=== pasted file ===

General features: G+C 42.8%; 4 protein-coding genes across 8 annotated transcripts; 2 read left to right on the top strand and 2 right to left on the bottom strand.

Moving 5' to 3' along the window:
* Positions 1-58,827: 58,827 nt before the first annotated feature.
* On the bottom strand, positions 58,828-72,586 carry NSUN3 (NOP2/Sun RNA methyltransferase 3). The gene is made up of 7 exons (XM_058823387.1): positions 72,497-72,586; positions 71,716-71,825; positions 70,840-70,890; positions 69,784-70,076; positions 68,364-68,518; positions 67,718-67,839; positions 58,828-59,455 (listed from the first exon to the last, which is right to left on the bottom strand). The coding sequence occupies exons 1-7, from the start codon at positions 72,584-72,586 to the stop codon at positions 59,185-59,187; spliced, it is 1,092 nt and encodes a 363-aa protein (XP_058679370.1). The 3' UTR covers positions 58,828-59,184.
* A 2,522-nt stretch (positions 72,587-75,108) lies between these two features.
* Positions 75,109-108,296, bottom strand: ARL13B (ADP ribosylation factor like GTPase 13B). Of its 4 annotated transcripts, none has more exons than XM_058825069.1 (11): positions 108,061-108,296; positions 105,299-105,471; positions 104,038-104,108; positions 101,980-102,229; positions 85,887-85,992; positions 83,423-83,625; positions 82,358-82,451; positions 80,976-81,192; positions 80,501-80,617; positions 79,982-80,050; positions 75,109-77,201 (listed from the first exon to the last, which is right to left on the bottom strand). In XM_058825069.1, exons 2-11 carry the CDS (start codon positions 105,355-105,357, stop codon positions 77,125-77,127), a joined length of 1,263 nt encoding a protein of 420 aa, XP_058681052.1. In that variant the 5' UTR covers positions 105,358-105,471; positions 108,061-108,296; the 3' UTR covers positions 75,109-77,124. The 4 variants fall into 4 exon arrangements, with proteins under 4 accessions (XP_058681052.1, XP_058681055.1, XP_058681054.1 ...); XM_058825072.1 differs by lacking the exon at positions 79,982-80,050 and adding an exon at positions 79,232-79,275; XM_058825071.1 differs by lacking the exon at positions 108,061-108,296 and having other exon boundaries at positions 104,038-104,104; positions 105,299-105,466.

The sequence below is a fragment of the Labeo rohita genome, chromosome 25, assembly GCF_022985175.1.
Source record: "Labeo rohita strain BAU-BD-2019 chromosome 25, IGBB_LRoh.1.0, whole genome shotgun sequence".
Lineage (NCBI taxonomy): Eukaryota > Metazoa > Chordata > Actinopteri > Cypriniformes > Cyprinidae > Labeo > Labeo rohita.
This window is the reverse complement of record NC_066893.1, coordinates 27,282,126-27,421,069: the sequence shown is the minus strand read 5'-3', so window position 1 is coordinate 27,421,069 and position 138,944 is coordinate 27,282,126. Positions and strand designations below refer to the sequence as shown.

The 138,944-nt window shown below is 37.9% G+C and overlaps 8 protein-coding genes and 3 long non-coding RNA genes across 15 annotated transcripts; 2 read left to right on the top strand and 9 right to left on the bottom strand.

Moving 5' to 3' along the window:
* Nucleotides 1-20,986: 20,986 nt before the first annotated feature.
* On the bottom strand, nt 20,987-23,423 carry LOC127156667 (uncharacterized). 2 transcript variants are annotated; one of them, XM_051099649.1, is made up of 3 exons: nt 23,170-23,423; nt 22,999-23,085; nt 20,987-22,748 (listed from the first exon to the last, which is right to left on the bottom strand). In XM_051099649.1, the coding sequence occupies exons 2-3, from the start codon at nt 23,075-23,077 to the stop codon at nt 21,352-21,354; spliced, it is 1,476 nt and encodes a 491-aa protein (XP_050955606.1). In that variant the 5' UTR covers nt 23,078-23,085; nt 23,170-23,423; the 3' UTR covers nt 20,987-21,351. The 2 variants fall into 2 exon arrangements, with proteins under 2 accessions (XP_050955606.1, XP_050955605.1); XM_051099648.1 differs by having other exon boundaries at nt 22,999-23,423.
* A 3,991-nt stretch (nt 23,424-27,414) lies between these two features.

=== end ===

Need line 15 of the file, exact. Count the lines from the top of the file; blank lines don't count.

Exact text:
* A 3,991-nt stretch (nt 23,424-27,414) lies between these two features.